FUSD will look into Bullard campus incidents that trustee says posed a safety risk

Video shows altercation between Bullard High School student and Fresno Unified trustee

Video footage obtained by The Fresno Bee on Wednesday, Jan. 16, 2019, after a public-records request shows a physical scuffle between a Bullard High School student and Fresno Unified Area 7 trustee Terry Slatic.
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Video footage obtained by The Fresno Bee on Wednesday, Jan. 16, 2019, after a public-records request shows a physical scuffle between a Bullard High School student and Fresno Unified Area 7 trustee Terry Slatic.

The Fresno Unified trustee seen on video in an altercation with a Bullard High student wants an investigation into what he describes as prior on-campus incidents involving that student.

In a statement released Thursday, trustee Terry Slatic alleged that the minor has been involved in several other incidents both before and after the Jan. 11 altercation, citing unidentified sources at Bullard. Slatic says the school failed to address teachers’ concerns, including getting needed counseling and resources for the student.

FUSD spokeswoman Amy Idsvoog said the district cannot release disciplinary information about any student, including whether a specific student was involved in a campus incident. But Idsvoog said the district did agree to an independent investigation of what Slatic described in his statement, primarily because district officials believe Slatic’s version of events is untrue.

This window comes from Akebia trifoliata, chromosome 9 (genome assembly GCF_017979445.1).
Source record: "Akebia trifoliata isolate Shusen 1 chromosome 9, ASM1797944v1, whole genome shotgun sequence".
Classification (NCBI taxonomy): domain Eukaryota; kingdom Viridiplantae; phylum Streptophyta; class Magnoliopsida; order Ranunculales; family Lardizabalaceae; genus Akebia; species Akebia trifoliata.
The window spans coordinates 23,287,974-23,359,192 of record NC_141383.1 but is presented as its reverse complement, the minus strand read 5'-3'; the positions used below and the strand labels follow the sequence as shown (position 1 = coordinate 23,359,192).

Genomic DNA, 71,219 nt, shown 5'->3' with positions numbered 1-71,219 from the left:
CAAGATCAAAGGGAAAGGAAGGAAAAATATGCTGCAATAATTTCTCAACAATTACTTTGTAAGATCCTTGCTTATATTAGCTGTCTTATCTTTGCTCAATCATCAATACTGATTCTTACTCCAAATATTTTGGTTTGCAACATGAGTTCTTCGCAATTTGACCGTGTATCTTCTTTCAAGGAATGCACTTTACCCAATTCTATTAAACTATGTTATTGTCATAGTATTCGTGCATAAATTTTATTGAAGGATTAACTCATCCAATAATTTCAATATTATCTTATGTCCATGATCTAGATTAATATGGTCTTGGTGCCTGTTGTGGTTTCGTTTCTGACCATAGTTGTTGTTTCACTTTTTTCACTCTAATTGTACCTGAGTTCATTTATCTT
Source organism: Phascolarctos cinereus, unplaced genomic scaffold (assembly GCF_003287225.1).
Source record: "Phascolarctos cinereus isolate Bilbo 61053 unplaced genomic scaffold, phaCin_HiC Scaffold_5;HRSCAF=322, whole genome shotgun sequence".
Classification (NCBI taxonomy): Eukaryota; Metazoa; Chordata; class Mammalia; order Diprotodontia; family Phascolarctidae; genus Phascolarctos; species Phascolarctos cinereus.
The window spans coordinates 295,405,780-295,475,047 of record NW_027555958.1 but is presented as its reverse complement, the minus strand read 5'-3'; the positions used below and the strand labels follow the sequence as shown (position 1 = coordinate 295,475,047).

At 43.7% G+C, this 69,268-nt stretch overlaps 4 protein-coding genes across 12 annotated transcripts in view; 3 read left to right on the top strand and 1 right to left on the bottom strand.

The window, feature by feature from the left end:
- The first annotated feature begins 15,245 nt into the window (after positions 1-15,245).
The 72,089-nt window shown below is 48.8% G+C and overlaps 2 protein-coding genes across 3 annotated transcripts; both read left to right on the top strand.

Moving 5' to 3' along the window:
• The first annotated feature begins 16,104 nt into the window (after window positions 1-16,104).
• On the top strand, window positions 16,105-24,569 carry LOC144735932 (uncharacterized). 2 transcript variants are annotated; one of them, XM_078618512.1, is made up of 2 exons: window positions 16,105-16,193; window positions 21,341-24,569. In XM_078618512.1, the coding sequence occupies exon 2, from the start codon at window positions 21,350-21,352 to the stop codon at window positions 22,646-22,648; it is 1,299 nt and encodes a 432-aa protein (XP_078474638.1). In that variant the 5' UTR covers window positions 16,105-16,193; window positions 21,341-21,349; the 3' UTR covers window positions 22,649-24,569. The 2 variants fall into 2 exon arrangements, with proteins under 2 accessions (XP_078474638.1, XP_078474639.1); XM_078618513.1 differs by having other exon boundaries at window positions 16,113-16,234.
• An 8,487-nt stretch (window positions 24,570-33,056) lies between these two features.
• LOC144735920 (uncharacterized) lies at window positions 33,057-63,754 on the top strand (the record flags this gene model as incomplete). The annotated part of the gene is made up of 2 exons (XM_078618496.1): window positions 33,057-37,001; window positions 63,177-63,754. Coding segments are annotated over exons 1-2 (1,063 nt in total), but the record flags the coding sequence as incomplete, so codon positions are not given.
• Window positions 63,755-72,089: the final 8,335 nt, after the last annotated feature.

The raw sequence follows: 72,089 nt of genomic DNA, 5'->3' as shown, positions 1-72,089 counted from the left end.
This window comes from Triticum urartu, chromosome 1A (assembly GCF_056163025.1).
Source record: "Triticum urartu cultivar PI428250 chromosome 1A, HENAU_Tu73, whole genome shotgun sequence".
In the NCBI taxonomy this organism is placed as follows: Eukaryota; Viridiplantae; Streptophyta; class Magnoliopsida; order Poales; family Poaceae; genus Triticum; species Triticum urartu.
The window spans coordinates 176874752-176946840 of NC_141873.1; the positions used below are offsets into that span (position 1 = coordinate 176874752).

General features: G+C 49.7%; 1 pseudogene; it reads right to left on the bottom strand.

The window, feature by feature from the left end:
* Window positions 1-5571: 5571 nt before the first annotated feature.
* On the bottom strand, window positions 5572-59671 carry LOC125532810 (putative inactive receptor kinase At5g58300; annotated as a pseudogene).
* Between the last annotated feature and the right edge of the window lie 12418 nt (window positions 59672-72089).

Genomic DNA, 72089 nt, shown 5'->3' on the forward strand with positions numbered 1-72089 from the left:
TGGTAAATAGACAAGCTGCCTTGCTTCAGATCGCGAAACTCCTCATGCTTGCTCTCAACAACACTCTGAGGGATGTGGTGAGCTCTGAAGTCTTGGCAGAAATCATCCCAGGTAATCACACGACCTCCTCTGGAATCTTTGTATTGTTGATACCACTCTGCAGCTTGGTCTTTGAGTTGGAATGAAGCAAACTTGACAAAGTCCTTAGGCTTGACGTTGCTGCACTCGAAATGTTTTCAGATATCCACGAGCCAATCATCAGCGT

Attorney Roger Bonakdar, who has been representing the student, did not return a request for comment on Slatic’s statement.

Fresno Unified Area 7 trustee Terry Slatic watches proceedings at the FUSD school board meeting Wednesday night, Jan. 16, 2019 in Fresno. ERIC PAUL ZAMORA

Slatic’s statement

Slatic cites a March 20 incident in which a student led campus resource officers on a chase on the Bullard campus. Slatic said the incident involved “several firearm wearing law enforcement officers,” including some driving golf carts and one who dived to tackle the student. Slatic says media reports identified the student in that incident as the same student in the Jan. 11 altercation, though those media reports also cite only anonymous sources.

Idsvoog said an off-campus incident spilled onto the Bullard campus on March 20, but a lockdown was not called and there was no threat to other students. Idsvoog said some P.E. students were taken inside a cafeteria, but that doors were not locked.

Slatic’s statement calls out Bullard principal Carlos Castillo for downplaying the seriousness of the incident in a voicemail to Bullard parents. Castillo told parents that the March 20 incident posed no danger to the campus.

“As the parent of a Bullard student who was on campus during this pursuit, I demand an explanation of how the Principal of the largest high school in the Fresno Unified School District could possibly fail to be aware of the information of which I have become aware and, as a result of this failure, believe that this lengthy pursuit posed ‘no safety risk’ or ‘danger to our campus,’ ” Slatic says in his statement.

Slatic further alleges that a student recently assaulted a physical education teacher and a campus safety assistant on campus. Idsvoog said that characterization is not accurate.